Submitted 18 June 2013
Accepted 30 October 2013
Published 21 November 2013
Additional Information and
Declarations can be found on
2013 Amada et al.
Creative Commons CC-BY 3.0
Cannabidivarin (CBDV) suppresses
increases in epilepsy-related gene
Naoki Amada1,2,3 , Yuki Yamasaki1,2 ,3, Claire M. Williams2and
Benjamin J. Whalley1
1School of Chemistry, Food and Nutritional Sciences and Pharmacy, The University of Reading,
Reading, Berkshire, UK
2School of Psychology and Clinical Language Sciences, The University of Reading, Reading,
3Qs’ Research Institute, Otsuka Pharmaceutical, Co. Ltd., Kagasuno, Kawauchi-cho, Tokushima,
To date, anticonvulsant eﬀects of the plant cannabinoid, cannabidivarin (CBDV),
have been reported in several animal models of seizure. However, these behaviourally
observed anticonvulsant eﬀects have not been conﬁrmed at the molecular level. To
examine changes to epilepsy-related gene expression following chemical convulsant
treatment and their subsequent control by phytocannabinoid administration, we
behaviourally evaluated eﬀects of CBDV (400 mg/kg, p.o.) on acute, pentylenetetra-
zole (PTZ: 95 mg/kg, i.p.)-induced seizures, quantiﬁed expression levels of several
epilepsy-related genes (Fos, Casp 3, Ccl3, Ccl4, Npy, Arc, Penk, Camk2a, Bdnf and
Egr1) by qPCR using hippocampal, neocortical and prefrontal cortical tissue samples
before examining correlations between expression changes and seizure severity.
PTZ treatment alone produced generalised seizures (median: 5.00) and signiﬁcantly
increased expression of Fos, Egr1, Arc, Ccl4 and Bdnf. Consistent with previous
ﬁndings, CBDV signiﬁcantly decreased PTZ-induced seizure severity (median: 3.25)
and increased latency to the ﬁrst sign of seizure. Furthermore, there were correlations
between reductions of seizure severity and mRNA expression of Fos, Egr1, Arc,
Ccl4 and Bdnf in the majority of brain regions in the CBDV+PTZ treated group.
When CBDV treated animals were grouped into CBDV responders (criterion: seizure
severity ≤3.25) and non-responders (criterion: seizure severity >3.25), PTZ-induced
increases of Fos, Egr1, Arc, Ccl4 and Bdnf expression were suppressed in CBDV re-
sponders. These results provide the ﬁrst molecular conﬁrmation of behaviourally
observed eﬀects of the non-psychoactive, anticonvulsant cannabinoid, CBDV,
upon chemically-induced seizures and serve to underscore its suitability for clinical
Subjects Molecular Biology, Neuroscience, Neurology, Pharmacology
Keywords Cannabinoid, Pentylenetetrazole, Cannabidivarin, qPCR, Seizure, Epilepsy
How to cite this article Amada et al. (2013), Cannabidivarin (CBDV) suppresses pentylenetetrazole (PTZ)-induced increases in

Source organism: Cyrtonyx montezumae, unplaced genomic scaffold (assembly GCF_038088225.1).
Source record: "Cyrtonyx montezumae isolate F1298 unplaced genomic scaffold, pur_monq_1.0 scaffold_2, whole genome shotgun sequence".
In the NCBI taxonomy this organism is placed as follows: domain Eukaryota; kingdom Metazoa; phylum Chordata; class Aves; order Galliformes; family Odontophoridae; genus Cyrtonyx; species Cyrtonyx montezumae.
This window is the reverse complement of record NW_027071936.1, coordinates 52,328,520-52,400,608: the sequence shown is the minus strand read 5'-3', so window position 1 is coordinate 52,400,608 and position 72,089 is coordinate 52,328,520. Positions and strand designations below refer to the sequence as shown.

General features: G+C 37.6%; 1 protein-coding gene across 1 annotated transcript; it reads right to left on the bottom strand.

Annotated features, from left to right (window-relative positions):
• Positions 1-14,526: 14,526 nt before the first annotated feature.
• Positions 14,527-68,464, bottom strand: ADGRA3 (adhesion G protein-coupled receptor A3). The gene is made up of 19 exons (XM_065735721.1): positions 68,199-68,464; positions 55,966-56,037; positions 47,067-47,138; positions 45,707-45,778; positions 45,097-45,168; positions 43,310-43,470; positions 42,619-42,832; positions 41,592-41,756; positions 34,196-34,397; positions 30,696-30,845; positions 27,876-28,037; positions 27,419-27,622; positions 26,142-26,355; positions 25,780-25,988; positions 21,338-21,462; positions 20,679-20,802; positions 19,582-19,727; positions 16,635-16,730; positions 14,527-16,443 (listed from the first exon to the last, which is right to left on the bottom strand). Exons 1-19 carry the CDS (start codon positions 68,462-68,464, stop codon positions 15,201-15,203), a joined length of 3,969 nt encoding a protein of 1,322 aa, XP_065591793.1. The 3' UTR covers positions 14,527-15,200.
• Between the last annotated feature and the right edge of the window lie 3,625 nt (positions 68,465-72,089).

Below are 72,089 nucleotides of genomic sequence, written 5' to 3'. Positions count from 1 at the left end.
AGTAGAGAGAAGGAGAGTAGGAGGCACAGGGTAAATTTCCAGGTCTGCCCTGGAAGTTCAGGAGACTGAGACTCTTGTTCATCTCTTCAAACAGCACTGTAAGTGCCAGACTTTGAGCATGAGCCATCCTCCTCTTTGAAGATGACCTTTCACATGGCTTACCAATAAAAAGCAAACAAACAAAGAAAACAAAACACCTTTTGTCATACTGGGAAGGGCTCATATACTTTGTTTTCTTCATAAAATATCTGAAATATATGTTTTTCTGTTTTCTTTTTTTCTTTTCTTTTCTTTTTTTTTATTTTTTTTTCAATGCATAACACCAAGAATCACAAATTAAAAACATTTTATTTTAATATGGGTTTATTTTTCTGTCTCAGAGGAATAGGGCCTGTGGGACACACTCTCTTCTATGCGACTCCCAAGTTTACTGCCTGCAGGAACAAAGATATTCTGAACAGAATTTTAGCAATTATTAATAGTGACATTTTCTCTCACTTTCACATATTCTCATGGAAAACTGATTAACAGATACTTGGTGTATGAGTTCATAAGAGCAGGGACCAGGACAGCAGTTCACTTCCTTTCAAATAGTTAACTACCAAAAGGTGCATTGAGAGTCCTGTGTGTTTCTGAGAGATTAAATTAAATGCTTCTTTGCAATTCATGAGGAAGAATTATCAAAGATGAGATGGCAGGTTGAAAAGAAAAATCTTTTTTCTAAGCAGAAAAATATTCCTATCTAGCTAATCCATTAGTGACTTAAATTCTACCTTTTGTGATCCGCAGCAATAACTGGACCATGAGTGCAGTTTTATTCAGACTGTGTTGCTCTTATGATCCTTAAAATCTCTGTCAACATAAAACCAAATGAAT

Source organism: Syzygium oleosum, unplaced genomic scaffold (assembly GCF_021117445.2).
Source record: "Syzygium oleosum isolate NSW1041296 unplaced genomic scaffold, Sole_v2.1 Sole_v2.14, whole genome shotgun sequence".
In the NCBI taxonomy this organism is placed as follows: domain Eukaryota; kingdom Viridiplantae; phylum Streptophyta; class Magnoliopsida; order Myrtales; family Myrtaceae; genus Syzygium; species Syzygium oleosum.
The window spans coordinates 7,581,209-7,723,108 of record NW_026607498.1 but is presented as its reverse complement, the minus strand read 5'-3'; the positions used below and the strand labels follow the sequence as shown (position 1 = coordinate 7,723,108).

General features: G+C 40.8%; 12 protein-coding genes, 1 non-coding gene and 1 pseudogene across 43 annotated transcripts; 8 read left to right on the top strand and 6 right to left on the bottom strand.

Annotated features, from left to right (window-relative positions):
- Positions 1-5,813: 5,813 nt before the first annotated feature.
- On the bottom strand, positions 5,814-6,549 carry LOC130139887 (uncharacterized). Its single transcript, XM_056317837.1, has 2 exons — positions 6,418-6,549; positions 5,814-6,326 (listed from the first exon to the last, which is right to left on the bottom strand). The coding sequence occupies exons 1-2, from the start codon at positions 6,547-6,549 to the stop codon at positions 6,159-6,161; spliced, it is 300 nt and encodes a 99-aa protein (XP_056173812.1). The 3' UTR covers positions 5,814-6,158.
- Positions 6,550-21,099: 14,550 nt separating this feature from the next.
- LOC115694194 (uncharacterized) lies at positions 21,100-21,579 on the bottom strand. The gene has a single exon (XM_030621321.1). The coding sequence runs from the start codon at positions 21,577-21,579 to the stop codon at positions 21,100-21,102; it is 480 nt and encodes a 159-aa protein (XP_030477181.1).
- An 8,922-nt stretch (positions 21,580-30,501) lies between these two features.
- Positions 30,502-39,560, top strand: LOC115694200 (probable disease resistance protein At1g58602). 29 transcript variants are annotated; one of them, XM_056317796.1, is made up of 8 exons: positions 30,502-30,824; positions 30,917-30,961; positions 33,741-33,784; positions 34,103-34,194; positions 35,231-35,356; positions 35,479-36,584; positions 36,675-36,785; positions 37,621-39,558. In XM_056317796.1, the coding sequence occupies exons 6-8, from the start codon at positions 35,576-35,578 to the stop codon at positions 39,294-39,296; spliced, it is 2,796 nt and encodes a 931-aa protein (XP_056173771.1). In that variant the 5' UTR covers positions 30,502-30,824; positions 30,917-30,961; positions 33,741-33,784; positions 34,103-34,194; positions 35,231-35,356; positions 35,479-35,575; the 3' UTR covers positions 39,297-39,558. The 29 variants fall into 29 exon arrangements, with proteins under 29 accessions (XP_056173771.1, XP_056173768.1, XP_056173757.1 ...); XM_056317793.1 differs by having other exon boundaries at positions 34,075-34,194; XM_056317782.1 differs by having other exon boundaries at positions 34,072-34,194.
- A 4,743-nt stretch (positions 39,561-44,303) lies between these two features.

epilepsy-related gene expression. PeerJ 1:e214;DOI 10.7717/peerj.214
Epilepsy aﬀects ∼1% of individuals and is often characterized by recurrent seizures. Many
treatments are available but more eﬀective and better-tolerated antiepileptic drugs (AEDs)
with new mechanisms of actions are needed due to drug resistance (∼35%) and poor AED
side-eﬀect proﬁles (Kwan & Brodie, 2007).
Several cannabinoids (19-tetrahydrocannabinol: 19-THC, cannabidiol: CBD,
19-tetrahydrocannabivarin: 19-THCV and cannabidivarin: CBDV) are anticonvulsant
in a variety of animal models of seizure and epilepsy (Consroe & Wolkin, 1977;Hill et
al., 2012a;Hill et al., 2010;Jones et al., 2010). Whilst CB1cannabinoid receptor (CB1R)
agonism is anti-epileptiform and anticonvulsant (Chesher & Jackson, 1974;Deshpande et
al., 2007b;Wallace et al., 2003;Wallace et al., 2001), the notable psychoactivity associated
with CB1R activation hinders the prospective clinical utility of this target. However,
many plant cannabinoids do not act at CB1R and the most promising non-psychoactive
anticonvulsant phytocannabinoid studied thus far is CBD, which exerts eﬀects via, as
yet unknown, non-CB1R mechanisms in vitro,in vivo and in humans (Consroe et al.,
1982;Cunha et al., 1980;Jones et al., 2010;Wallace et al., 2001). Because CBD has low
aﬃnity for CB1 and CB2 receptors (Pertwee, 2008), CBD may exert its eﬀects through
diﬀerent mechanisms. For instance, it is known that CBD can, at a number of diﬀerent
concentrations in vitro, inhibit adenosine uptake, inhibit FAAH (the enzyme primarily
responsible for degradation of the endocannabinoid, anandamide), inhibit anandamide
reuptake, act as a TRPA1 receptor agonist, a TRPM8 receptor antagonist, a 5-HT1A
receptor agonist, a T-type calcium channel inhibitor and a regulator of intracellular
calcium (Izzo et al., 2009).
Here, we have used molecular methods to further investigate the anticonvulsant